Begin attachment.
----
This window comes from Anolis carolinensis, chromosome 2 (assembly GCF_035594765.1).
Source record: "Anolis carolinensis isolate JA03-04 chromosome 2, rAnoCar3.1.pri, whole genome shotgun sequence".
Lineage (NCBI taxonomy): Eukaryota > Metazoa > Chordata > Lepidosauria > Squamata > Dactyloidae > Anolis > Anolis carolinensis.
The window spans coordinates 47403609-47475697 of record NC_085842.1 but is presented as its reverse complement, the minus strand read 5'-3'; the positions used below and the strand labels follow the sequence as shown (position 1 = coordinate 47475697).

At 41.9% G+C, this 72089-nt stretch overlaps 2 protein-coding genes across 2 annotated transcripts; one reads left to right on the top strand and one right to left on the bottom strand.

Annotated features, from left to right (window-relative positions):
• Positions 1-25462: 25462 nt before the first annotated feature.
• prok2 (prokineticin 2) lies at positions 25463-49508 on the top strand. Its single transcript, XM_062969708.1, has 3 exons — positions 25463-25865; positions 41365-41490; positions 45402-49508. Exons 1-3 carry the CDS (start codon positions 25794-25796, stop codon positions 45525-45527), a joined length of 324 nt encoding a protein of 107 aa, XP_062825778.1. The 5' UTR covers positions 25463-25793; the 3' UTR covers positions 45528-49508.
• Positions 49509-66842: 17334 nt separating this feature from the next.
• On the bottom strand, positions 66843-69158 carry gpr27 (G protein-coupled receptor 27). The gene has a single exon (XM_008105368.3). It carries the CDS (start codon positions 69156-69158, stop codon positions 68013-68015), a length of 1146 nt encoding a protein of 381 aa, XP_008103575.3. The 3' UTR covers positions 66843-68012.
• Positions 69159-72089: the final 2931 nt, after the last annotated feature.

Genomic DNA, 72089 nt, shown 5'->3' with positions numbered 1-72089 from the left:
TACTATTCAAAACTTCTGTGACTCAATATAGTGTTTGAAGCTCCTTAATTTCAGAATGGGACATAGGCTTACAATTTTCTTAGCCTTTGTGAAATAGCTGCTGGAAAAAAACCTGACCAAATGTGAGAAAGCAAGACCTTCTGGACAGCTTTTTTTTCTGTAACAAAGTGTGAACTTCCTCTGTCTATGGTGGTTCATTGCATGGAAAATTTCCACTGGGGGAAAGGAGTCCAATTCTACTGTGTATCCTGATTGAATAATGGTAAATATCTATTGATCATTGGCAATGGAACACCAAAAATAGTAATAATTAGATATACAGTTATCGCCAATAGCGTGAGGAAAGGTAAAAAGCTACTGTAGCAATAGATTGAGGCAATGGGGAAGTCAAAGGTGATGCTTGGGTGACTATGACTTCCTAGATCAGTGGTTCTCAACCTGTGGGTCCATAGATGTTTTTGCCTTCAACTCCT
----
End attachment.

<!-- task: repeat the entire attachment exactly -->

This window comes from Anolis carolinensis, chromosome 2 (assembly GCF_035594765.1).
Source record: "Anolis carolinensis isolate JA03-04 chromosome 2, rAnoCar3.1.pri, whole genome shotgun sequence".
Lineage (NCBI taxonomy): Eukaryota > Metazoa > Chordata > Lepidosauria > Squamata > Dactyloidae > Anolis > Anolis carolinensis.
The window spans coordinates 47403609-47475697 of record NC_085842.1 but is presented as its reverse complement, the minus strand read 5'-3'; the positions used below and the strand labels follow the sequence as shown (position 1 = coordinate 47475697).

At 41.9% G+C, this 72089-nt stretch overlaps 2 protein-coding genes across 2 annotated transcripts; one reads left to right on the top strand and one right to left on the bottom strand.

Annotated features, from left to right (window-relative positions):
• Positions 1-25462: 25462 nt before the first annotated feature.
• prok2 (prokineticin 2) lies at positions 25463-49508 on the top strand. Its single transcript, XM_062969708.1, has 3 exons — positions 25463-25865; positions 41365-41490; positions 45402-49508. Exons 1-3 carry the CDS (start codon positions 25794-25796, stop codon positions 45525-45527), a joined length of 324 nt encoding a protein of 107 aa, XP_062825778.1. The 5' UTR covers positions 25463-25793; the 3' UTR covers positions 45528-49508.
• Positions 49509-66842: 17334 nt separating this feature from the next.
• On the bottom strand, positions 66843-69158 carry gpr27 (G protein-coupled receptor 27). The gene has a single exon (XM_008105368.3). It carries the CDS (start codon positions 69156-69158, stop codon positions 68013-68015), a length of 1146 nt encoding a protein of 381 aa, XP_008103575.3. The 3' UTR covers positions 66843-68012.
• Positions 69159-72089: the final 2931 nt, after the last annotated feature.

Genomic DNA, 72089 nt, shown 5'->3' with positions numbered 1-72089 from the left:
TACTATTCAAAACTTCTGTGACTCAATATAGTGTTTGAAGCTCCTTAATTTCAGAATGGGACATAGGCTTACAATTTTCTTAGCCTTTGTGAAATAGCTGCTGGAAAAAAACCTGACCAAATGTGAGAAAGCAAGACCTTCTGGACAGCTTTTTTTTCTGTAACAAAGTGTGAACTTCCTCTGTCTATGGTGGTTCATTGCATGGAAAATTTCCACTGGGGGAAAGGAGTCCAATTCTACTGTGTATCCTGATTGAATAATGGTAAATATCTATTGATCATTGGCAATGGAACACCAAAAATAGTAATAATTAGATATACAGTTATCGCCAATAGCGTGAGGAAAGGTAAAAAGCTACTGTAGCAATAGATTGAGGCAATGGGGAAGTCAAAGGTGATGCTTGGGTGACTATGACTTCCTAGATCAGTGGTTCTCAACCTGTGGGTCCATAGATGTTTTTGCCTTCAACTCCT